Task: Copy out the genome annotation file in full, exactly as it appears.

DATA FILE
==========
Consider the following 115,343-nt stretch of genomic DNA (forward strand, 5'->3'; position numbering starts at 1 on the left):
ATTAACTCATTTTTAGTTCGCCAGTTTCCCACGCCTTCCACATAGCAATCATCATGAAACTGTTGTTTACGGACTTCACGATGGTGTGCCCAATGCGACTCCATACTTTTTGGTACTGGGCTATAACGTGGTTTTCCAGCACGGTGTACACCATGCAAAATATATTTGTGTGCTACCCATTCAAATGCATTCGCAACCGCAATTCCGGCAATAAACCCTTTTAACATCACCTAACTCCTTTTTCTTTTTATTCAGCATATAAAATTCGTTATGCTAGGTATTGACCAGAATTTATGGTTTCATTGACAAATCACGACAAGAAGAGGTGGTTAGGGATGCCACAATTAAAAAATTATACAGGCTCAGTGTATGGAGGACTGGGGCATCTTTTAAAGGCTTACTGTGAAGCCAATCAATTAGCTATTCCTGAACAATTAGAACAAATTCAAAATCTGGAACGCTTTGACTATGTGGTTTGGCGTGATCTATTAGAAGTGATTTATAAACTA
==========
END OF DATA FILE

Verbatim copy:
Consider the following 115,343-nt stretch of genomic DNA (forward strand, 5'->3'; position numbering starts at 1 on the left):
ATTAACTCATTTTTAGTTCGCCAGTTTCCCACGCCTTCCACATAGCAATCATCATGAAACTGTTGTTTACGGACTTCACGATGGTGTGCCCAATGCGACTCCATACTTTTTGGTACTGGGCTATAACGTGGTTTTCCAGCACGGTGTACACCATGCAAAATATATTTGTGTGCTACCCATTCAAATGCATTCGCAACCGCAATTCCGGCAATAAACCCTTTTAACATCACCTAACTCCTTTTTCTTTTTATTCAGCATATAAAATTCGTTATGCTAGGTATTGACCAGAATTTATGGTTTCATTGACAAATCACGACAAGAAGAGGTGGTTAGGGATGCCACAATTAAAAAATTATACAGGCTCAGTGTATGGAGGACTGGGGCATCTTTTAAAGGCTTACTGTGAAGCCAATCAATTAGCTATTCCTGAACAATTAGAACAAATTCAAAATCTGGAACGCTTTGACTATGTGGTTTGGCGTGATCTATTAGAAGTGATTTATAAACTA